8 Biggest Diet and Nutrition Myths

Diane Sewell | August 17th, 2016

Cooked versus raw, frozen or fresh? Here, we debunk some of the most popular and persistent food myths.

Hearing something over and over again – even if it’s not true – can make you believe it is. Maybe that’s why there are still so many myths about food out there.

Think carbs make you fat? Coffee dehydrates you?

Well, think again.

Here are some of the most popular and persistent food myths, according to Leslie Beck, a widely-consulted Toronto-based registered dietician and the author of 12 books on healthy eating.


1) Eating eggs raises cholesterol: “While it’s true eggs are a concentrated form of cholesterol, studies have shown that cholesterol – whether it comes from eggs, shrimp or even meat – has little or no impact on most people’s cholesterol levels,” says Beck. “If you’re looking to cut cholesterol in your blood you’re better off to reduce your intake of animal fats.”

Beck has one caveat though. “People with diabetes or heart disease should limit their cholesterol intake.”


2) You need a high-protein diet to build muscle: While Beck says it’s true that people who work out often and work out hard have higher protein requirements than more sedentary people, research shows that most active people can meet their protein needs through their diet – and diet alone.

“While people who are doing intense workouts do need extra protein to repair muscle damage that occurs during exercise, and to support muscle building, you certainly don’t need to resort to an Atkins-style diet or fill up on protein shakes or protein bars to get the extra protein you need. Increasing your protein intake beyond the recommended level won’t build bigger muscles either because there’s a limit to the rate at which protein can be synthesized into muscle.”


3) You need to drink eight glasses of water a day: Beck says women require nine cups (2.2 litres) of water a day and men need 12 cups (three litres).

But here’s the thing. “All beverages, excluding alcohol, count towards your daily water requirements, whether it’s the milk you have on your cereal, a smoothie – even coffee and tea count.”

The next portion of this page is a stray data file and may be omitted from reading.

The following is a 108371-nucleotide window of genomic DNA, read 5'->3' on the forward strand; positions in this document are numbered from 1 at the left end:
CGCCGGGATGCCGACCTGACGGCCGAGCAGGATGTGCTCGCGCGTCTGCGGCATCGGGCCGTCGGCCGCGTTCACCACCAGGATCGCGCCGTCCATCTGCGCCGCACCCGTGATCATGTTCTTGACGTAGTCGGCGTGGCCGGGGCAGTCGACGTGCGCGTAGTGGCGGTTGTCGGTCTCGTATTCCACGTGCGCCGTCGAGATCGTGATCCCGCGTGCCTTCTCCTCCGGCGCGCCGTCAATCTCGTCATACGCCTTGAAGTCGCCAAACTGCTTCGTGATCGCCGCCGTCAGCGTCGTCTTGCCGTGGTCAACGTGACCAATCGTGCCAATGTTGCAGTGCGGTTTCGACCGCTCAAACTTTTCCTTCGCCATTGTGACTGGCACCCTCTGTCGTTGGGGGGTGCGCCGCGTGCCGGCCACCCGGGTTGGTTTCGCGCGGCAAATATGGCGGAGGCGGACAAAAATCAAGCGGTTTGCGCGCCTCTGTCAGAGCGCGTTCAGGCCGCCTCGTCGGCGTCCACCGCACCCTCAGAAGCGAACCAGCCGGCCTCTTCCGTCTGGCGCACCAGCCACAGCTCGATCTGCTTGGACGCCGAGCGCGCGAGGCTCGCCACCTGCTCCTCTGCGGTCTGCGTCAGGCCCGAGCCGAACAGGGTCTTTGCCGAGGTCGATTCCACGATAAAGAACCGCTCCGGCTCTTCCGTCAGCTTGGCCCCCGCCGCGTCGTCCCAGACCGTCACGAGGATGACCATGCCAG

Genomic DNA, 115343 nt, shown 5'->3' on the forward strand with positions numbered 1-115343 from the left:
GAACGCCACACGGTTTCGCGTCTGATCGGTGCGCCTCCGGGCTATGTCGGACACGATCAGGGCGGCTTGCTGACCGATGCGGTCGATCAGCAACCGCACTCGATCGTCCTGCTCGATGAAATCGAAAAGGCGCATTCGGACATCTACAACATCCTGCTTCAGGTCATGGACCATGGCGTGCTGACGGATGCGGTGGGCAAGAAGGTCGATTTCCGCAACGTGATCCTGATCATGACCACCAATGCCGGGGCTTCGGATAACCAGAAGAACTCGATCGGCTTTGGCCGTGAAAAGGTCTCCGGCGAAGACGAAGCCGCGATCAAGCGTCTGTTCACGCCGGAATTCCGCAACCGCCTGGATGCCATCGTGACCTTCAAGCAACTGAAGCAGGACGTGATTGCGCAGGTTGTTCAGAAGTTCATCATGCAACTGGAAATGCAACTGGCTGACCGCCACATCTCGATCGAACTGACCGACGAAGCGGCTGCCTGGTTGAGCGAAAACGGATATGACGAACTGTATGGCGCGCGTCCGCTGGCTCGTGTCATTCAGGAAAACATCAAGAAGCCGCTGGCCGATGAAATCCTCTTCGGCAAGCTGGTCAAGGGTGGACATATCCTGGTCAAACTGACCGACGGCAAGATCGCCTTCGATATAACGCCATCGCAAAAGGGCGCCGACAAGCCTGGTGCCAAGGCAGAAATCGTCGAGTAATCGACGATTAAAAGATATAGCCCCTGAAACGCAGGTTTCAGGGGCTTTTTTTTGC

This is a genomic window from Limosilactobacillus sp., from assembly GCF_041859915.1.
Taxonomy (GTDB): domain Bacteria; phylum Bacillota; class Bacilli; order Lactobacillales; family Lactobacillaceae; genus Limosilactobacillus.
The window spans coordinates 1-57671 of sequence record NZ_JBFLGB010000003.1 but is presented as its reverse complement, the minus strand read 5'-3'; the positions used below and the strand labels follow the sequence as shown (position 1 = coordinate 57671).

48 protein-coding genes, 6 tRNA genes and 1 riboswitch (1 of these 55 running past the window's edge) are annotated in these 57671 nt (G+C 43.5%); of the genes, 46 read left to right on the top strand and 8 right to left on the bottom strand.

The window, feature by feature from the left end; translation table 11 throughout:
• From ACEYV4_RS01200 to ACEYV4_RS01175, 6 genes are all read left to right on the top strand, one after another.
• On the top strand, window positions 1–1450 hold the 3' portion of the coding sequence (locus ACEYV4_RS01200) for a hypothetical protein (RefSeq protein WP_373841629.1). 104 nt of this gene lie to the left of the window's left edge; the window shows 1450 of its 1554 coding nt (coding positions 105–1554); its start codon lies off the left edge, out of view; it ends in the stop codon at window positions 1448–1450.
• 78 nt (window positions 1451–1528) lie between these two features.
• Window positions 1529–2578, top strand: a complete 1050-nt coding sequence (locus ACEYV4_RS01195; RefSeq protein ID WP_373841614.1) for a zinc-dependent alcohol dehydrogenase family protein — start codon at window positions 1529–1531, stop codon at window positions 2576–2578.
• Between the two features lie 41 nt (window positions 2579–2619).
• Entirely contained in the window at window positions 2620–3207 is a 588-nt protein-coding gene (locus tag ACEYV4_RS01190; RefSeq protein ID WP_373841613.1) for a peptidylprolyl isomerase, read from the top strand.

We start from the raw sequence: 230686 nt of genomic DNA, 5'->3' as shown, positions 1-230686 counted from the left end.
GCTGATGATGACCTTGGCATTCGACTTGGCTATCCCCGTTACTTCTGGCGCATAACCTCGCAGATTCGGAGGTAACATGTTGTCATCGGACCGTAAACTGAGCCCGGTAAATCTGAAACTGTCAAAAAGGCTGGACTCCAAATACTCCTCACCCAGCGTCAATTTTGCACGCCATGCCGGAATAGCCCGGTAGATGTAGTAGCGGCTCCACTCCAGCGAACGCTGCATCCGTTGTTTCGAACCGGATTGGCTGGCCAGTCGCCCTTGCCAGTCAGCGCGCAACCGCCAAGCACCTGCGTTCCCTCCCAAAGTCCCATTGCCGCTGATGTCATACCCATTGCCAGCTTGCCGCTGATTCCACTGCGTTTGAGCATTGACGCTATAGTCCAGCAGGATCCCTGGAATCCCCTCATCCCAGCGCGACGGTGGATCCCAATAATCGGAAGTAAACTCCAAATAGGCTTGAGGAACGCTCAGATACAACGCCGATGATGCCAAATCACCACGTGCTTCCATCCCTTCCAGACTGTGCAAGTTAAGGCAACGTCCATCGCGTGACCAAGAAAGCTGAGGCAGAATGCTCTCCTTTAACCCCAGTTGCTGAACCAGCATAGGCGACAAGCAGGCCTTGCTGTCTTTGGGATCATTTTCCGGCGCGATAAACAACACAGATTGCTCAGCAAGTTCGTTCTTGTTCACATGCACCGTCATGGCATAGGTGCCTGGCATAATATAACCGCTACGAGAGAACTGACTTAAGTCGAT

4) Fresh vegetables are more nutritious than frozen: This one depends on the time of year, since fresh produce might not be as fresh as you think, says Beck.

“By the time it travels from the farm to the supermarket to your dinner plate, it may be a couple of weeks old, during which time nutrients are lost,” she says. “Studies have shown that many frozen vegetables rival or sometimes even outrank fresh vegetables as a source of vitamins and minerals because they’re processed and packaged almost immediately after harvest, which locks in more nutrients.”

Bottom line: At this time of year local markets are overflowing with fresh produce so it’s the best time to eat fresh, whereas winter veggies that come from afar may not be the most nutritious option.


5) Raw veggies are more nutritious than cooked: “A lot of people still think this, yet it’s a fact you get more minerals and more anti-oxidants when you eat your vegetables cooked,” says Beck. “That’s because heat breaks down cell walls in plants, releasing more minerals, like calcium, iron and magnesium, making them more available for your body to absorb.”

Beck emphasizes that steaming, sautéing or roasting are the best cooking methods since when you boil vegetables they lose water soluble nutrients like vitamin C and some of the B vitamins.


6) You should eat multiple small meals a day to speed up your metabolism: Some people still think that it’s better to eat six small meals a day, rather than three regular-sized meals and that “grazing” helps to burn more calories and fat, says Beck.

Not true. “Despite years of research there’s still no consensus on which meal pattern is best for increasing metabolism. Whether you eat six meals or three meals, what it comes down to is how many calories you consume.”


7) Coffee is dehydrating: “The truth is if you regularly drink caffeinated coffee or tea – or even caffeinated soft drinks – caffeine is no more dehydrating than plain water.”

Beck says the body develops a tolerance for caffeine after three to five days of regular consumption, which “significantly diminishes its diuretic effect.”


8) Carbs make you fat: “The truth is carbohydrates don’t make you fat unless you’re eating them in large portions. Excess calories, whether they’re from carbohydrates, protein or fat, will cause weight gain.”

But all carbs are not created equal, she emphasizes, pointing out that white, refined starches and refined sugars are not only less nutritious, they’re quickly digested which can leave you feeling hungry sooner.